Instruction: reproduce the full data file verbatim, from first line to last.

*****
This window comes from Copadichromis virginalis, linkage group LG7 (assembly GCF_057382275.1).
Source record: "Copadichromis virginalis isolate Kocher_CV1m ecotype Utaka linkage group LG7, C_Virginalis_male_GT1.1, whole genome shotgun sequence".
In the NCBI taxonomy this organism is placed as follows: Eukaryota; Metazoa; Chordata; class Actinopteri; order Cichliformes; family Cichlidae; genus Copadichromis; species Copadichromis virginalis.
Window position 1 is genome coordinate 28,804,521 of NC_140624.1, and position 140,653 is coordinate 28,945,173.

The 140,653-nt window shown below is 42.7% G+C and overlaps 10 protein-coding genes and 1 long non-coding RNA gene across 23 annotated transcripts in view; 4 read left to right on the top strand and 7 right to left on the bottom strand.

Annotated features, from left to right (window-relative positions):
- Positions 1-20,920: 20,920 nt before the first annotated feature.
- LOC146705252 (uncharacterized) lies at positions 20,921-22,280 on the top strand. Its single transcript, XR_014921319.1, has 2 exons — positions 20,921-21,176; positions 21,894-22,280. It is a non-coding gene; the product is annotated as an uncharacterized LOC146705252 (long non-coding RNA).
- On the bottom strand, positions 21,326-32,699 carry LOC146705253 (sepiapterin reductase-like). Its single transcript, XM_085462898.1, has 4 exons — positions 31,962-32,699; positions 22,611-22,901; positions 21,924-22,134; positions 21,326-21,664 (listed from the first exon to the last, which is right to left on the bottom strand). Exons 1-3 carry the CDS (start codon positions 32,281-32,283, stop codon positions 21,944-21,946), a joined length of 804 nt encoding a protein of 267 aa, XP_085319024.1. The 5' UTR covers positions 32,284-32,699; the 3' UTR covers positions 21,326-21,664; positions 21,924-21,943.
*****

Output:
This window comes from Copadichromis virginalis, linkage group LG7 (assembly GCF_057382275.1).
Source record: "Copadichromis virginalis isolate Kocher_CV1m ecotype Utaka linkage group LG7, C_Virginalis_male_GT1.1, whole genome shotgun sequence".
In the NCBI taxonomy this organism is placed as follows: Eukaryota; Metazoa; Chordata; class Actinopteri; order Cichliformes; family Cichlidae; genus Copadichromis; species Copadichromis virginalis.
Window position 1 is genome coordinate 28,804,521 of NC_140624.1, and position 140,653 is coordinate 28,945,173.

The 140,653-nt window shown below is 42.7% G+C and overlaps 10 protein-coding genes and 1 long non-coding RNA gene across 23 annotated transcripts in view; 4 read left to right on the top strand and 7 right to left on the bottom strand.

Annotated features, from left to right (window-relative positions):
- Positions 1-20,920: 20,920 nt before the first annotated feature.
- LOC146705252 (uncharacterized) lies at positions 20,921-22,280 on the top strand. Its single transcript, XR_014921319.1, has 2 exons — positions 20,921-21,176; positions 21,894-22,280. It is a non-coding gene; the product is annotated as an uncharacterized LOC146705252 (long non-coding RNA).
- On the bottom strand, positions 21,326-32,699 carry LOC146705253 (sepiapterin reductase-like). Its single transcript, XM_085462898.1, has 4 exons — positions 31,962-32,699; positions 22,611-22,901; positions 21,924-22,134; positions 21,326-21,664 (listed from the first exon to the last, which is right to left on the bottom strand). Exons 1-3 carry the CDS (start codon positions 32,281-32,283, stop codon positions 21,944-21,946), a joined length of 804 nt encoding a protein of 267 aa, XP_085319024.1. The 5' UTR covers positions 32,284-32,699; the 3' UTR covers positions 21,326-21,664; positions 21,924-21,943.